We drove south on I-25 and didn't mind the DTC, Castle Rock or Colorado Springs traffic one bit. In fact, before we knew it we were plowing through Pueblo and well on our way to Santa Fe, via the Great Sand Dunes National Park and Preserve, our destination for that evening.
To get to the Sand Dunes from I-25, you turn right at the town of Walsenburg. Arriving in Walsenburg was excitement enough (you've never read those words before), as a couple years ago, on this same drive, we found a great hamburger stand typical of Southern Colorado full of all the usual suspects: Frito Pies, green chile burgers, smothered burritos, etc. We rolled slowly into town, carefully scanning the street for our meal-time destination, unsure of its name but with a clear picture of the New Mexico colors it sported as well as the drive-thru window. Sure enough we found it, except now it looked like this:
"Awwwwwww," I moaned; the excitement of the drive, the long weekend and the triumphant arrival to Walsenburg left me momentarily, and in its place was the familiar feeling of grumbling hunger. All day in my mind I was preparing for this moment, when I would sit down in a booth at Tes' (pronounced Tess') and stuff my face with smothered this-and-that. I even skimped on my other meals that day knowing I would throw down like a ravenous stray dog when I got to Walsenburg. And now this? Boarded-up windows and empty parking lot? How much good food could there be in Walsenburg?
But remember that this week I had adopted (I have since neglected it) the admirable Serenity-now-like philosophy where a small crisis like this is not a setback but rather an opportunity to experience something new. Serenity now. Or something like that.
What I did next was more similar to how I had been dealing with difficult situations in my life up until a week ago: go into the liquor store. Actually I just wanted to ask someone where I could get some good Mexican-like food in this town.
For a while, Walsenburg had it all: drive-thru liquor and Frito pie on one corner.
I asked the guy behind the counter the deal. Apparently Tes had a big fire a year or two ago, but there were other places, he assured me. After some difficult hemming and hawing on his part between the other two or three other restaurants in town, he came out with it. While his friend worked at this one place, he would go to this other place: Huerfano Cafe. "Man, my friend would kill me if she knew I sent you there," he said. Not to worry my friend, me writing that in my blog is as good as the best kept secret.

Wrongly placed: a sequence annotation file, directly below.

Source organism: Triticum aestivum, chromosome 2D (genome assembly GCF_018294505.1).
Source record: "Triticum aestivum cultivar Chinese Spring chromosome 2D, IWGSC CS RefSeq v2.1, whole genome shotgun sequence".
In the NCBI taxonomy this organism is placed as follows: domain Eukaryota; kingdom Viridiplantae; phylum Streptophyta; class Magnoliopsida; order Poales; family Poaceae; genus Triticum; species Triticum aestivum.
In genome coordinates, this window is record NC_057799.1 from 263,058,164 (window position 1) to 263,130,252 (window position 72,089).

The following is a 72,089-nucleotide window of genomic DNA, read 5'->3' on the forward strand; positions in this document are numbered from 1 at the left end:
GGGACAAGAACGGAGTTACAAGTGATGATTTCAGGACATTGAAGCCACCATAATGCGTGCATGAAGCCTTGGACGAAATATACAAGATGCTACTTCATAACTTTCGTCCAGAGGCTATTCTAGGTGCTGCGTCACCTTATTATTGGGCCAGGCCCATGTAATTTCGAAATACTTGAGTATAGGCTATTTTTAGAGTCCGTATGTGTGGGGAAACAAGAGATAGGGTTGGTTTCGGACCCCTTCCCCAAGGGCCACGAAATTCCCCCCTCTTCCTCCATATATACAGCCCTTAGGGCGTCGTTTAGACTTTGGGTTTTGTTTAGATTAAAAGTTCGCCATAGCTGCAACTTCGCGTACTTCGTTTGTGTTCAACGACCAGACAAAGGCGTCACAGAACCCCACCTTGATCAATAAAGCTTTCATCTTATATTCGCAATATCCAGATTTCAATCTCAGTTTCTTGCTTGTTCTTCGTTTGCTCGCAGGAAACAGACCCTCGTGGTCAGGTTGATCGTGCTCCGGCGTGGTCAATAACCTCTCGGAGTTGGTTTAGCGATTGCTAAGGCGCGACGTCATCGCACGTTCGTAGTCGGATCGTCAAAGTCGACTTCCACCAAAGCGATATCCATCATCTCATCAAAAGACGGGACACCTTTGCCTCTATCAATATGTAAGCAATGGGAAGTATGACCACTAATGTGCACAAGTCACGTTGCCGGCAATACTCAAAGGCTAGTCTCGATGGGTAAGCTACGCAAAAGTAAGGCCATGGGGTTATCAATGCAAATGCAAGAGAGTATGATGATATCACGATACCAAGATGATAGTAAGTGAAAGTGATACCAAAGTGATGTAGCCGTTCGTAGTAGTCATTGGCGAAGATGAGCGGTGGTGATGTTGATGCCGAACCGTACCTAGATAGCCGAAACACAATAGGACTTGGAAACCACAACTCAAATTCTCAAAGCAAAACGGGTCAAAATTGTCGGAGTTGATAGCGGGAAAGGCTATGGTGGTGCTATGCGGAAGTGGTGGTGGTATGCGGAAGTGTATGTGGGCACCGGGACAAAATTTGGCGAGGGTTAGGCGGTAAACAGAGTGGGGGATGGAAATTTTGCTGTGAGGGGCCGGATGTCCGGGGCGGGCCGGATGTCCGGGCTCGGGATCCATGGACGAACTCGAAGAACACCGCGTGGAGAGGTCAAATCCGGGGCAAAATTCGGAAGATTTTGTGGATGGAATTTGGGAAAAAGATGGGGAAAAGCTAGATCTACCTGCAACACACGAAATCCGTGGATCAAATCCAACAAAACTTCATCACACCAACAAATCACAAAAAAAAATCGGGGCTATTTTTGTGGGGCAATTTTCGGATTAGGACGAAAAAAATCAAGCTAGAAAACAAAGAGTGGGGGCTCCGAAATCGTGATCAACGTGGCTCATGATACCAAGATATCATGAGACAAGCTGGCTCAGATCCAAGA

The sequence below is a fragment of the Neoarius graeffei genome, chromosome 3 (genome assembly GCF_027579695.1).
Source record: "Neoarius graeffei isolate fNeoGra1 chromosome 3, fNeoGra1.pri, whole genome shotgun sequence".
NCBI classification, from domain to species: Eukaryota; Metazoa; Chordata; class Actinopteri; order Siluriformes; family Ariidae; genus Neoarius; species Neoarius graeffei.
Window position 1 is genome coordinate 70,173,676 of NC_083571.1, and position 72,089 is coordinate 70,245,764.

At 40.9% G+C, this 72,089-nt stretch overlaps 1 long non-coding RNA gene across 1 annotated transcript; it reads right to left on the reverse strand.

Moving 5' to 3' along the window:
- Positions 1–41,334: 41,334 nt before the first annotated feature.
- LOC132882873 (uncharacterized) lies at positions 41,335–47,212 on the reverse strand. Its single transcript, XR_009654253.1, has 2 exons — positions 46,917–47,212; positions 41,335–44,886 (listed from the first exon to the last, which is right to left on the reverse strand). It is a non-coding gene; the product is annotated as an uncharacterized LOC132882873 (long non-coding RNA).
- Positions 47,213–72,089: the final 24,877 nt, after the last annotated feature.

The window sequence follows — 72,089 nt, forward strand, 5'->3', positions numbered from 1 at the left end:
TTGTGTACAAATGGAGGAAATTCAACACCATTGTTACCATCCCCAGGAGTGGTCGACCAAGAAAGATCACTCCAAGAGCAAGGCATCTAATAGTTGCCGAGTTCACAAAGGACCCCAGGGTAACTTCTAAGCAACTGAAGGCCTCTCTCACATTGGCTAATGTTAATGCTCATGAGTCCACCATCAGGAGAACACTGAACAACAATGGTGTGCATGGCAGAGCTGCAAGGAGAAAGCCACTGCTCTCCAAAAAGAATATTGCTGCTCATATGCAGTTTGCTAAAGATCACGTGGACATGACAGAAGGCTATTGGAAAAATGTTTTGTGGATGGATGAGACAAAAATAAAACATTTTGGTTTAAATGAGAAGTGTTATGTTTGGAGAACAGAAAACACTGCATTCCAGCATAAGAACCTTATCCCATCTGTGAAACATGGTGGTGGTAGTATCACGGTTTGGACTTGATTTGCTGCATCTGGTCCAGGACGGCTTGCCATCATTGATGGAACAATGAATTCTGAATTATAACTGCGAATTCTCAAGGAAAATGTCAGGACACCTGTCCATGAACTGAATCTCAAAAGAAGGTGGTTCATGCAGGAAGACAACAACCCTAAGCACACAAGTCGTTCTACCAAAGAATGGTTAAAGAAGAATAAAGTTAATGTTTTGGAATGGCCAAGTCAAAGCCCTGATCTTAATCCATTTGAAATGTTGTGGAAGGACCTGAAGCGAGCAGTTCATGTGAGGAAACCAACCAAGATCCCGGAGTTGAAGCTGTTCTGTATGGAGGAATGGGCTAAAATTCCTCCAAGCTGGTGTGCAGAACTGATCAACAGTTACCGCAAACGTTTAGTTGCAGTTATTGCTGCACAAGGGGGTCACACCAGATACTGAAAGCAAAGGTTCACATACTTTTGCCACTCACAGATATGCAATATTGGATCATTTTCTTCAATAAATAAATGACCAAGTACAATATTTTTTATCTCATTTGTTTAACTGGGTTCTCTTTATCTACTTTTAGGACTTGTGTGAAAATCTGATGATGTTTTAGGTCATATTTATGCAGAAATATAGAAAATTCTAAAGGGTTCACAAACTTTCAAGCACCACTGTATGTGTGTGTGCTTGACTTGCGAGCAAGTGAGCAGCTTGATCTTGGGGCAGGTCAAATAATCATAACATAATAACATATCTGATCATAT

I appreciate the honesty of a good liquor store employee, and bought a couple tall boys of Tecate before heading out. Newly invigorated, we got in the car and drove through lovely and historic downtown Walsenburg, passing historic city hall (right), turned right at the stoplight and continued on to the edge of town to find our destination.
The Huerfano Cafe is the good company of restaurants that close on a random weekday that is not Monday (a good sign). Inside was a simple diner-style layout with booths in the middle, tables around the walls and two hard-working servers handling a full house. This truly seemed like the place to be in Walsenburg that night as families, biker-couples and lone aging cowboy-types packed the place. We got a table after a short wait and sat down to order.
Our server was especially friendly and was clearly a professional. She stacked and piled plates like few others I have ever seen, clearing a full six-top in one precarious but confident trip--without a tray. Then she hustled over to us, smiling big like she was really having a great time. We got the wipe-board special of Chicharrones as well as some enchiladas and a daunting smothered sopapilla hamburger.
The chicharrones were fresh-fried and served with warm flour tortillas. It seems like bits of fried pork skin in a tortilla would be too dry, but just like a torta de tamal, it was actually quite good. We didn't exactly finish the small bowl off, but that is also because looking at the size of everyone else's plates, we knew what we had coming.
The enchiladas were excellent and curiously prepared Mexican style, with pan-fried crisp corn tortillas instead of the more typical baked New Mexican-style enchiladas. It was, though, topped (smothered) with a delicious New Mexican-style green chile and alongside it were refried beans that tasted wonderfully of lard.
It was an excellent green chile and a very good plate of enchiladas. It was large as well, but the true gut bomb of the evening was the sopapilla hamburger. Smothered. The New Mexican and Southwestern sopapilla is the rough equivalent of the Mexican gordita, except the dough is lighter and it is typically served as a dessert. Here it was used as sandwich around ground beef. It reminded me of the infamous and deadly donut hamburger, sometimes called the "Luther burger" in honor of Luther Van Dross (who did fill out rather robustly after its "invention" and unfortunately suffered from diabetes and hypertension). I propose that this Chicano version of the Luther burger could then rightly be called the Fluffy burger, in honor of the obnoxious (but sorta funny) comedian Gabriel Iglesias.
You can't really tell what is going on in the following smothered mess of a picture, and true to the chaos present on the plate, so it was in our stomachs as we drove the rest of the way to the Sand Dunes. It was, of course, a very good mess of a meal. The crunchy-yet-soft sopapilla soaked up the delicious red chile like a sponge, and the unnecessary half-pound of ground beef was obviously good.
The Huerfano Cafe in Walsenburg is not on the way to much, but when out wandering in the Southern parts of our great state, it is certainly worth your while to stop and have a well-made meal that is sure to satisfy.
Just make sure it's not a Tuesday.